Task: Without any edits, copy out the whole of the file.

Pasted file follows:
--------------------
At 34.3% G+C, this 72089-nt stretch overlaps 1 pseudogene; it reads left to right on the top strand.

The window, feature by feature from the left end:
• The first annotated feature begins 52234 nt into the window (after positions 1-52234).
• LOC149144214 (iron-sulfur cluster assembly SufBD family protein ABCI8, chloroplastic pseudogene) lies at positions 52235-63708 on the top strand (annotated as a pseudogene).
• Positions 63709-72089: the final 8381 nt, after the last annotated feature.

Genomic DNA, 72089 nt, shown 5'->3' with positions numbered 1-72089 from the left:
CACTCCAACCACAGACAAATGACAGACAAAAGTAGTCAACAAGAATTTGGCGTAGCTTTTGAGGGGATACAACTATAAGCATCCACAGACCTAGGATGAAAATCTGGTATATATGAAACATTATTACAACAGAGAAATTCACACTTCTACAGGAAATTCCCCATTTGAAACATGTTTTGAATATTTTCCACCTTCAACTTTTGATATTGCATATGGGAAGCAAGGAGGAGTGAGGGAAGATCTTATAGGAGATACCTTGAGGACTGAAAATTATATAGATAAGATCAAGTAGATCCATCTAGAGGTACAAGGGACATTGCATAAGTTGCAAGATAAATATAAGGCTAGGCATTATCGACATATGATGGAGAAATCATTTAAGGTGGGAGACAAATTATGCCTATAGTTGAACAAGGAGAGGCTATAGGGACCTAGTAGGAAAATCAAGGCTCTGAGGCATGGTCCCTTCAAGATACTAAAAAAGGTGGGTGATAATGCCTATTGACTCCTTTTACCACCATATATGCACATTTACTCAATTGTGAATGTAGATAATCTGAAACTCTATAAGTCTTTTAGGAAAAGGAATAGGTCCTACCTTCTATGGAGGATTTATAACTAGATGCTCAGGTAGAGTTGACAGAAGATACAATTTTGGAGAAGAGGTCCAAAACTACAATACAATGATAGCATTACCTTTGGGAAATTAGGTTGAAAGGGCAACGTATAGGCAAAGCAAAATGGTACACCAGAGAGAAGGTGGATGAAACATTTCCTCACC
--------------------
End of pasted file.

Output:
At 34.3% G+C, this 72089-nt stretch overlaps 1 pseudogene; it reads left to right on the top strand.

The window, feature by feature from the left end:
• The first annotated feature begins 52234 nt into the window (after positions 1-52234).
• LOC149144214 (iron-sulfur cluster assembly SufBD family protein ABCI8, chloroplastic pseudogene) lies at positions 52235-63708 on the top strand (annotated as a pseudogene).
• Positions 63709-72089: the final 8381 nt, after the last annotated feature.

Genomic DNA, 72089 nt, shown 5'->3' with positions numbered 1-72089 from the left:
CACTCCAACCACAGACAAATGACAGACAAAAGTAGTCAACAAGAATTTGGCGTAGCTTTTGAGGGGATACAACTATAAGCATCCACAGACCTAGGATGAAAATCTGGTATATATGAAACATTATTACAACAGAGAAATTCACACTTCTACAGGAAATTCCCCATTTGAAACATGTTTTGAATATTTTCCACCTTCAACTTTTGATATTGCATATGGGAAGCAAGGAGGAGTGAGGGAAGATCTTATAGGAGATACCTTGAGGACTGAAAATTATATAGATAAGATCAAGTAGATCCATCTAGAGGTACAAGGGACATTGCATAAGTTGCAAGATAAATATAAGGCTAGGCATTATCGACATATGATGGAGAAATCATTTAAGGTGGGAGACAAATTATGCCTATAGTTGAACAAGGAGAGGCTATAGGGACCTAGTAGGAAAATCAAGGCTCTGAGGCATGGTCCCTTCAAGATACTAAAAAAGGTGGGTGATAATGCCTATTGACTCCTTTTACCACCATATATGCACATTTACTCAATTGTGAATGTAGATAATCTGAAACTCTATAAGTCTTTTAGGAAAAGGAATAGGTCCTACCTTCTATGGAGGATTTATAACTAGATGCTCAGGTAGAGTTGACAGAAGATACAATTTTGGAGAAGAGGTCCAAAACTACAATACAATGATAGCATTACCTTTGGGAAATTAGGTTGAAAGGGCAACGTATAGGCAAAGCAAAATGGTACACCAGAGAGAAGGTGGATGAAACATTTCCTCACC